Cure-All

There's been a lot of discussion of the problems encountered by West Virginia's men's basketball team so far this year (and those have probably been overblown, given WVU's excellent 16-3 record). But there's one person that could solve enough of those ills to help the Mountaineers achieve the lofty goals that many set for them before the start of the season.

The player? Wellington Smith. Now, it's probably not fair to heap all of West Virginia's hopes for the 2009-10 season on the shoulders of the ultra-athletic senior, and that's certainly not the intent here. If WVU doesn't finish in the top four in the Big East, or has a short stay in postseason tournaments, it doesn't mean that it's the New Jersey native's fault. However, if Smith can simply play as he did in West Virginia's win over DePaul, then the Mountaineers will have a great chance to make deep runs in tournament play.

No one expects Smith to match Da'Sean Butler shot for shot, but if the 6-7 forward can step out and hit open threes, as he did at the start of both halves against the Blue Demons, it brings another dynamic to the team. West Virginia's shooting woes have been well documented, and at this point in the season no one expects the Mountaineers to suddenly begin draining shots like Reggie Miller. However, if WVU can get another player that has to be covered outside, it should make the offense a bit more difficult to deal with.

Smith certainly has the ability to do so. When he gets the ball into the right shooting position, his form and release are silky-smooth – just like the ball as it goes through the net. And the good thing about this need is that it's not as if Smith has to hit four threes per game as he did against DePaul. If he just makes a couple at key points, and helps force the zones that WVU has seen recently to move away from the basket, then West Virginia's offense has the chance to avoid the scoring droughts that have plagued it many times this year.

The second area of play to watch is defense – and particularly, personal fouls. Smith has been plagued with fouls throughout his career, and he leads the team with 56 whistles this year. Many of those fouls have come due to the fact that he matches up defensively with the biggest opposing players –guys that are true centers and who often outweigh him by considerable margins. However, a percentage of those calls have been of the "what was he thinking?" variety, and it's those that have lead to short minutes in a number of contest, such as the 15 he saw against Long Beach or the 14 he totaled against Syracuse. If he can avoid the mental mistake fouls, he obviously ups his chances to stay on the floor.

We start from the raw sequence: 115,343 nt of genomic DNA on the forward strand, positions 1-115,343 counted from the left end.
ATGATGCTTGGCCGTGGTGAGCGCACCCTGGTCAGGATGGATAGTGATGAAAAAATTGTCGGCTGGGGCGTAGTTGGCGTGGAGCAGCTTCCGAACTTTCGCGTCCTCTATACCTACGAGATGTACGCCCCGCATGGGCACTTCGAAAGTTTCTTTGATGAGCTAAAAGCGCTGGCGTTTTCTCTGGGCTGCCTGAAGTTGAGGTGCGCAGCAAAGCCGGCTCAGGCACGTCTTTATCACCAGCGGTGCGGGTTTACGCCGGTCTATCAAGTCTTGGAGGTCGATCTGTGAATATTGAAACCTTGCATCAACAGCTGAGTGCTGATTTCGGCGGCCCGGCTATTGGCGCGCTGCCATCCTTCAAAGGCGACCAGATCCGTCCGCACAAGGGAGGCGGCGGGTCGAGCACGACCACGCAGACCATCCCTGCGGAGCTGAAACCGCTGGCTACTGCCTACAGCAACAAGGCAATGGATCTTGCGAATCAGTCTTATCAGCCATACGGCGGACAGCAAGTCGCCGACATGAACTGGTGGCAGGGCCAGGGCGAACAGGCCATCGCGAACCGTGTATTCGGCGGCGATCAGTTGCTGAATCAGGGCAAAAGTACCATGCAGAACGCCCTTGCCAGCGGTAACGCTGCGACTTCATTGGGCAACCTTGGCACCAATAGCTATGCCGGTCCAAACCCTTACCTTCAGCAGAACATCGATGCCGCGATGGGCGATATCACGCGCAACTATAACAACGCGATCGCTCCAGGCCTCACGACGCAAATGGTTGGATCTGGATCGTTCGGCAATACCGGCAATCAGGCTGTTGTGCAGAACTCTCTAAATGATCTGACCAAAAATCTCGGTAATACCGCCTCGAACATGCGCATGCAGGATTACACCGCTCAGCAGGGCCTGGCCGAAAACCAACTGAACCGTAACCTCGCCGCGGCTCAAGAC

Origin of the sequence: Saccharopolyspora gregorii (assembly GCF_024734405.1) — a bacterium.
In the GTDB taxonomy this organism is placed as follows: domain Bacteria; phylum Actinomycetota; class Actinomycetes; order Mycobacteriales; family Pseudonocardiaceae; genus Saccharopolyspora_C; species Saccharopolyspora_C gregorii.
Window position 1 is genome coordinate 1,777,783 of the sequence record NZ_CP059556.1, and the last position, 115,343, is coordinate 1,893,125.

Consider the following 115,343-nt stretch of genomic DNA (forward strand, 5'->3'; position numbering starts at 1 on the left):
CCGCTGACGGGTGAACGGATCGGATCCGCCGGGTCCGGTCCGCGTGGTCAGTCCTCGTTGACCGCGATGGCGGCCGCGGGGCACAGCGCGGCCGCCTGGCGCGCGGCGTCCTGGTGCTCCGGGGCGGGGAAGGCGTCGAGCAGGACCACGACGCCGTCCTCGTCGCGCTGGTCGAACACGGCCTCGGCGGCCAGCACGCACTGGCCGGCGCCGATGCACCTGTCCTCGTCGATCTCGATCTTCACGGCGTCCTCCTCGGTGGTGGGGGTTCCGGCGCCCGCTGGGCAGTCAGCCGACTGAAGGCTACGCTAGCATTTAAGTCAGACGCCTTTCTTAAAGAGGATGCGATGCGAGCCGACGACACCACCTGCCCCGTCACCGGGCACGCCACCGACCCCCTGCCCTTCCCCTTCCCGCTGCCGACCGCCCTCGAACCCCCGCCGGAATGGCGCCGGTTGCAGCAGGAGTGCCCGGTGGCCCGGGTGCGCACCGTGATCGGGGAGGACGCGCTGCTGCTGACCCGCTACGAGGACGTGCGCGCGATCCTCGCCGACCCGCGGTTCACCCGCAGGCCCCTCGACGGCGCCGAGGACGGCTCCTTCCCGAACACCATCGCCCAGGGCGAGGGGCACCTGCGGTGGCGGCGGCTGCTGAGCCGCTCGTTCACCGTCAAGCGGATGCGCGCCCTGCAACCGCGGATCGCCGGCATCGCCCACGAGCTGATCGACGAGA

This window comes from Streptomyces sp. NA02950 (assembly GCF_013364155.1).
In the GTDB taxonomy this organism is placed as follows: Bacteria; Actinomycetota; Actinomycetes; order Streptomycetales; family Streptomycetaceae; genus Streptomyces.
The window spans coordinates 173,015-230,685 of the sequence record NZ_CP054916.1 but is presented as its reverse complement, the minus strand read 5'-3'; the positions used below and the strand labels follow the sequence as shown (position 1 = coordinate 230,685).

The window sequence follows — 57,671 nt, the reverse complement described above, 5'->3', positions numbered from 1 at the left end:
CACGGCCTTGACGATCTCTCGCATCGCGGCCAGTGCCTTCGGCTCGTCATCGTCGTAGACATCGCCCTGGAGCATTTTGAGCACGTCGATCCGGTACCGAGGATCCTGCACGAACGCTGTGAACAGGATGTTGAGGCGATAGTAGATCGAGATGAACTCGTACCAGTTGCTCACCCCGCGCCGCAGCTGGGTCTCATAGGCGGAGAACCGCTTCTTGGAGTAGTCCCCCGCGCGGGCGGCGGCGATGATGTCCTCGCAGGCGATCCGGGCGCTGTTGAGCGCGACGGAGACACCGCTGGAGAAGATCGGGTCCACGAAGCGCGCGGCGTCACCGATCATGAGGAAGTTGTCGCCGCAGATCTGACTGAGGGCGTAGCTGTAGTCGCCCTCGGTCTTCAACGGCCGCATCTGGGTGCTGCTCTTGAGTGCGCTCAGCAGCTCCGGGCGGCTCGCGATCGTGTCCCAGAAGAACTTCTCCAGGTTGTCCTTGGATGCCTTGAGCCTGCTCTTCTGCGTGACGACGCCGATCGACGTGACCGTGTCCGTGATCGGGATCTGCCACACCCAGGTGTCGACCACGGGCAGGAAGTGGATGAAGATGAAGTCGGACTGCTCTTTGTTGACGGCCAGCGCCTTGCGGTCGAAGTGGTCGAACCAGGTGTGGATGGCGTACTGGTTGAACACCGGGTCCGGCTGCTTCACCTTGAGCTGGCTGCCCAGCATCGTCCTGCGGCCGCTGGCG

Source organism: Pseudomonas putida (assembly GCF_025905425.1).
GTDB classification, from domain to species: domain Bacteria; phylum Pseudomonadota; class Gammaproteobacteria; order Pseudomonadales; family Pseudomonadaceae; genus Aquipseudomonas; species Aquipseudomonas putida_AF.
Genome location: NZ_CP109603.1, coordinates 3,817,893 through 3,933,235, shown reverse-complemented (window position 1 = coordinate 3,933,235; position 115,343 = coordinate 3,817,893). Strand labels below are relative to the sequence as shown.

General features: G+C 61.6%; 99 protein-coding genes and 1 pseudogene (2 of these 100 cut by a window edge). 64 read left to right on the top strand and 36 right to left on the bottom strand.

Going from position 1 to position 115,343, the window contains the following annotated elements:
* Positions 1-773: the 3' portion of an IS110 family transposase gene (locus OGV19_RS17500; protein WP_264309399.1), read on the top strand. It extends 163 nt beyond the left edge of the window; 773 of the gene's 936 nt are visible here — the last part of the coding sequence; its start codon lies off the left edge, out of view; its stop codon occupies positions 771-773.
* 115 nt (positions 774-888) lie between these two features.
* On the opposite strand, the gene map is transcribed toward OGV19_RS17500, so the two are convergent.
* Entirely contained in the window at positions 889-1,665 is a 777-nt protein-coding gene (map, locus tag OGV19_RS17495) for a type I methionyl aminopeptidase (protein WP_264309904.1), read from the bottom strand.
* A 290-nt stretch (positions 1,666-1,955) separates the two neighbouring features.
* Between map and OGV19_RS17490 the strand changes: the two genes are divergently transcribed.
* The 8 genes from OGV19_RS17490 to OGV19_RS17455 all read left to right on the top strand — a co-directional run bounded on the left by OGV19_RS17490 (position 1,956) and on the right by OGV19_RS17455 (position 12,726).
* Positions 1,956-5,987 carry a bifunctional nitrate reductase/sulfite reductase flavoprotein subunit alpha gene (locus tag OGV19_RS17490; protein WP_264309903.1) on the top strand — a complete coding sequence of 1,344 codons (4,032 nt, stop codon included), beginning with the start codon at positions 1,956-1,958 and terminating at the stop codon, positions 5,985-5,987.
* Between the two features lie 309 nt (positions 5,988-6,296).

Rebounding, one of the focal points of any Bob Huggins team, has also been a hit and miss result for Smith. Facing off against opposing centers, he sometimes may have to focus just on keeping his man away from the hoop as job one. However, once that player is blocked out, he has to be more aggressive in going to get the ball for himself. That's a tough task, and a tiring one, but if he can grab five or six boards per contest, WVU should be able to continue its rebounding dominance against most foes.

The encouraging trend in all of this is that Smith has played well in WVU's two most recent outings. He hit a total of seven three pointers against Ohio State and DePaul, but just as importantly grabbed eight rebounds while committing five fouls. He had just one turnover while making nine of his 13 shots from the field, and averaged 12.5 points in the two games. That's good production.

As noted up front, Smith shouldn't be expected to hit four threes per game the rest of the way. But if he can be consistent the rest of the year (say, ten points, six rebounds, and a blocked shot or two), many of those lofty Mountaineer goals will be within reach.


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